Potomac: America’s River
George Washington could have built his home anywhere on the Eastern Seaboard. He chose the Potomac River, forever identifying it as the “Nation’s River.”
But even more significant than Washington’s riverside estate at Mt. Vernon and the Federal City bearing his name just upstream, the Potomac’s first calling is its service as the southern headwaters of the Chesapeake Bay. The cultural and historic lifeblood of our nation’s capital remains a living, pulsing force providing sustenance and vitality to the most important estuary in the East.
Only the Susquehanna River emptying into the Chesapeake’s northernmost point at Havre de Grace, MD, qualifies as a larger tributary than the Potomac. Originating in the Allegheny Mountains of West Virginia and drawing from the hills of Virginia and Maryland, which are collectively recognized as the Potomac River Highlands, the river offers a diversity of culture, history, and wildlife as it channels the border between those states and Washington, DC, on its 380-mile run to the Tidewater at Point Lookout, MD.
Along the way, it picks up water from key tributaries including the Anacostia, Shenandoah, and Monocacy rivers, and connects people to nature. Its watershed of 14,670 square miles is nearly 60 percent forest, qualifying it as one of the most forested in the country. It provides critical habitat for wildlife and multiple species of fish while offering the nation’s capital a place to play.
Fishing, paddling, hiking, boating, wildlife watching and riverside sightseeing are just a few of the popular pastimes for the millions who visit the vast river basin. More than four million people come to the historic Chesapeake & Ohio Canal National Historic Park annually, with the thundering Great Falls of the Potomac Gorge as one of the park’s biggest draws. From fly fishing shops and whitewater kayakers to commercial fishermen, marinas, and restaurants, everyone benefits from access to clean river water.
President Bill Clinton designated the Potomac as an American Heritage River in 1998, which, for five years, allowed communities along the rivers to access federal resources to help revitalize their rivers, riverfronts, and local economies.The river flowing past our nation’s capital is on the upswing and polling well.Click To Tweet
President Lyndon B. Johnson had a different perspective back in 1965, when he called the Potomac “a national disgrace” because of the polluted water that filled the channel. Wetlands and streams had been bulldozed, filled in, and destroyed. The river that provides 90 percent of the drinking water to the Washington, DC, metro area was overrun with algae and trash.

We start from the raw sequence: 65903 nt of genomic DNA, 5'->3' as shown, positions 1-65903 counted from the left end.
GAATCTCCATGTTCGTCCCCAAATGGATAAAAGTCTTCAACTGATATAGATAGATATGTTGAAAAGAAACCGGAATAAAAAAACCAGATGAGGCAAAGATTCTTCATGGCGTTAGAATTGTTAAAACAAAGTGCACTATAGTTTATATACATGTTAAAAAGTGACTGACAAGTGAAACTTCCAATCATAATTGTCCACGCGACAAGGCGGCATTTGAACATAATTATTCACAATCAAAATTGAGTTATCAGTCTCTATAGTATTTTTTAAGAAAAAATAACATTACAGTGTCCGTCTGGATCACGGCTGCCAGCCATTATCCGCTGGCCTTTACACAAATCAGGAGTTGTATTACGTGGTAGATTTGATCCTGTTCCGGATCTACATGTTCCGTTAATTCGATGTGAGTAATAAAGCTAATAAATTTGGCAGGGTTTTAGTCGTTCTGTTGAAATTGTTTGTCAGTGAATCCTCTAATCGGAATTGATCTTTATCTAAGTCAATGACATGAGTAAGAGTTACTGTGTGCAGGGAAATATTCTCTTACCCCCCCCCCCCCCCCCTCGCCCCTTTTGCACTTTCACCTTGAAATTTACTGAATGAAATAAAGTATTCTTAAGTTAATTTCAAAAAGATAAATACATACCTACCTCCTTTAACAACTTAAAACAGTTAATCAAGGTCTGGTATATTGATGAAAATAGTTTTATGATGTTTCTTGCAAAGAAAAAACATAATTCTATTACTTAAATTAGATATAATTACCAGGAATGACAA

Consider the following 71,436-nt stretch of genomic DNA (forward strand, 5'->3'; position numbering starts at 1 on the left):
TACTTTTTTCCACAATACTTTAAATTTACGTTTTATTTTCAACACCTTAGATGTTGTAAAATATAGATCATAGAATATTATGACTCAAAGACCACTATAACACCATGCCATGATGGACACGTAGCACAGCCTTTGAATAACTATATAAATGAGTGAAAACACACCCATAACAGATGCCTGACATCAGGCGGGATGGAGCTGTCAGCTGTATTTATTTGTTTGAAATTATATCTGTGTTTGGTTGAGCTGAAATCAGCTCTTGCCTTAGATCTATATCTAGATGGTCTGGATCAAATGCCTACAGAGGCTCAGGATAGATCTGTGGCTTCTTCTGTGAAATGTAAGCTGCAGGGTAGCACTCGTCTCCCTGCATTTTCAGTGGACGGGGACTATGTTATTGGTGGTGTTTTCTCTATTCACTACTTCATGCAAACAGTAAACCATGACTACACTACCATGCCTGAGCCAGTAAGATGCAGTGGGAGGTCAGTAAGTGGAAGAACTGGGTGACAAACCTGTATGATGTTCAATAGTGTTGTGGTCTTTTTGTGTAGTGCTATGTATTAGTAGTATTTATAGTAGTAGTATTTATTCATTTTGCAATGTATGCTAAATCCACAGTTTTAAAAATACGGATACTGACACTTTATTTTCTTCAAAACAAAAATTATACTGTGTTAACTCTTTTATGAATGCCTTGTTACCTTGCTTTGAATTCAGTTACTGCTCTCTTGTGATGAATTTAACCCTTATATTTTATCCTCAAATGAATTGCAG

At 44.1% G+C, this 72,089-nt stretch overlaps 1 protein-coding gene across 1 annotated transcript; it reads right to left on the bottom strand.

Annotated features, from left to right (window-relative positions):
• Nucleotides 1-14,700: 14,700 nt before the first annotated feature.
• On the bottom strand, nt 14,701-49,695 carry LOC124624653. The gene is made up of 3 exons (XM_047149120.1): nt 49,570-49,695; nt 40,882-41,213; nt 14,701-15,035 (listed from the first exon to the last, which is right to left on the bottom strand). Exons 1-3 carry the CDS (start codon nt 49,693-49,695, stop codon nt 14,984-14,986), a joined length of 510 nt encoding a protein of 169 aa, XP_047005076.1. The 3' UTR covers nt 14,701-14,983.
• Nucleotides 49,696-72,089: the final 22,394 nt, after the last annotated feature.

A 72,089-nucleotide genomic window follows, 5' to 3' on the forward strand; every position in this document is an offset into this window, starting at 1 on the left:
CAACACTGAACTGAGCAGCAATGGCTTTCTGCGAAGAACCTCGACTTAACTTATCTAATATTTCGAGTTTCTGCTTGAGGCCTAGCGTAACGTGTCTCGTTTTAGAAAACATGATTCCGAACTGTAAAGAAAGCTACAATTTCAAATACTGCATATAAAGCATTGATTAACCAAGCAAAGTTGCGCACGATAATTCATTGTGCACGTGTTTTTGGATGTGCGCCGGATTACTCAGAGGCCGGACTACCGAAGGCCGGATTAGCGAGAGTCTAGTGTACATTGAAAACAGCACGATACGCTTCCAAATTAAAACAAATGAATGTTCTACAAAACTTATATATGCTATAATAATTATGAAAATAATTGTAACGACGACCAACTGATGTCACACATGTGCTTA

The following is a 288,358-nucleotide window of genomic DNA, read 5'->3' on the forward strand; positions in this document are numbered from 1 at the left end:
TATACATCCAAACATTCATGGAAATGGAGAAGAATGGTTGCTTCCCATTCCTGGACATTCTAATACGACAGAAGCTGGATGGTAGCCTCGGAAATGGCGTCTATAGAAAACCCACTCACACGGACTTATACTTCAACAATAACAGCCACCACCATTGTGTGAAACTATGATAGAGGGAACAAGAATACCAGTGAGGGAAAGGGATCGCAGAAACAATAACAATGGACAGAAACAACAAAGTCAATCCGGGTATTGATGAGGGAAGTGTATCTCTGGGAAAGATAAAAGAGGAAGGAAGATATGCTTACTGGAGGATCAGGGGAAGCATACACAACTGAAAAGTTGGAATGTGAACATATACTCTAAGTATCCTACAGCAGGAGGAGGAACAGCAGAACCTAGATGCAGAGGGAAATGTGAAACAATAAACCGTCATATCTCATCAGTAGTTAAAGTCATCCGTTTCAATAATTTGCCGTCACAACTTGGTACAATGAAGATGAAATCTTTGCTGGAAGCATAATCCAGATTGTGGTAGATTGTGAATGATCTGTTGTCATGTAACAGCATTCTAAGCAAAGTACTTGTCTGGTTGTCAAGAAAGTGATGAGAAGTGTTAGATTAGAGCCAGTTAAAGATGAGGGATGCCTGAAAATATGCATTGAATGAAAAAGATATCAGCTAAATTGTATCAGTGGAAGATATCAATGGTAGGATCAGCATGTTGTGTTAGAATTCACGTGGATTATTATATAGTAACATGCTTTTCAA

The headwaters of the river may have suffered even more. Originating in the heart of America’s coal country, the fragile streams making their way east to the Atlantic fell as casualties to the impacts of mining development and deforestation along their way to the farmlands of the mid-Atlantic, where they were loaded with nitrogen, phosphorus, and sediment. Urban runoff from streets and parking lots, and other contaminants in the water, like pharmaceuticals, further contributed to the river’s deterioration as it wound its way to the bay.
Native fish, including bass, muskellunge, pike, walleye, shad, and white perch all suffered as a result. Meanwhile, the invasive northern snakehead made its way into the river basin along with predatory blue catfish, putting native species at risk.
The Clean Water Act of 1972 started the resurgence of the Potomac and rivers across the country. Thanks to the safeguards of the Clean Water Act, the Potomac is significantly healthier than before and has become a magnet for recreation and an asset to nearby residents. After decades of decline, the Potomac River is on its way to recovery.
The Potomac Conservancy has given the river increasingly higher marks since 2011, saying it’s the only major Chesapeake Bay tributary to achieve short- and long-term nutrient reductions in its headwaters. The top three pollutants in the Potomac—nitrogen, phosphorus, and sediment—are on the decline, and shad, white perch, and other common game fish are making a comeback. Protections for more than 25 percent of the region’s land is providing tributaries with clean, healthy water and more people than ever are experiencing the river through fishing, water-access trails, and state parks.
The downside is that polluted urban runoff remains as the only growing source of pollution in the Potomac and Chesapeake Bay. Poorly-planned development in once-rural areas is paving over river-friendly forests. Underwater grasses and water clarity in the Potomac have been slow to recover.
Still, progress is being made for this lifeline to the Chesapeake Bay. And as our elected officials gaze upon the Potomac there is hope that soon it will re-achieve the standards of excellence worthy of our Nation’s River.